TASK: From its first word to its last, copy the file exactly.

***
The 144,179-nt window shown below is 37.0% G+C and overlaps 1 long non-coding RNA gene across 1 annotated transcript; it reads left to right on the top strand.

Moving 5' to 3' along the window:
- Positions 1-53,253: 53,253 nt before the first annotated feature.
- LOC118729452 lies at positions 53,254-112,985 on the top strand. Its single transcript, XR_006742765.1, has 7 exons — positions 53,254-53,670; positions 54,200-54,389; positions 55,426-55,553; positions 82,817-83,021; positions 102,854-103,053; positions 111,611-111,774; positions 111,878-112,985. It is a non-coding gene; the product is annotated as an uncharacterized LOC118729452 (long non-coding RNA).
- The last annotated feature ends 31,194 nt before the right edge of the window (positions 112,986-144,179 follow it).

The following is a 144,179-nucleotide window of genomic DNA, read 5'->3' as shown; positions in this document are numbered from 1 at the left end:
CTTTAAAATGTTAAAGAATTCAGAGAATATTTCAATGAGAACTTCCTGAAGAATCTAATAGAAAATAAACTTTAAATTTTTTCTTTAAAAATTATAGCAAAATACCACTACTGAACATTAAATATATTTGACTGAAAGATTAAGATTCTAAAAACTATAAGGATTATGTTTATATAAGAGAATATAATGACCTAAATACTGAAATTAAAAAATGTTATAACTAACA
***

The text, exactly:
The 144,179-nt window shown below is 37.0% G+C and overlaps 1 long non-coding RNA gene across 1 annotated transcript; it reads left to right on the top strand.

Moving 5' to 3' along the window:
- Positions 1-53,253: 53,253 nt before the first annotated feature.
- LOC118729452 lies at positions 53,254-112,985 on the top strand. Its single transcript, XR_006742765.1, has 7 exons — positions 53,254-53,670; positions 54,200-54,389; positions 55,426-55,553; positions 82,817-83,021; positions 102,854-103,053; positions 111,611-111,774; positions 111,878-112,985. It is a non-coding gene; the product is annotated as an uncharacterized LOC118729452 (long non-coding RNA).
- The last annotated feature ends 31,194 nt before the right edge of the window (positions 112,986-144,179 follow it).

The following is a 144,179-nucleotide window of genomic DNA, read 5'->3' as shown; positions in this document are numbered from 1 at the left end:
CTTTAAAATGTTAAAGAATTCAGAGAATATTTCAATGAGAACTTCCTGAAGAATCTAATAGAAAATAAACTTTAAATTTTTTCTTTAAAAATTATAGCAAAATACCACTACTGAACATTAAATATATTTGACTGAAAGATTAAGATTCTAAAAACTATAAGGATTATGTTTATATAAGAGAATATAATGACCTAAATACTGAAATTAAAAAATGTTATAACTAACA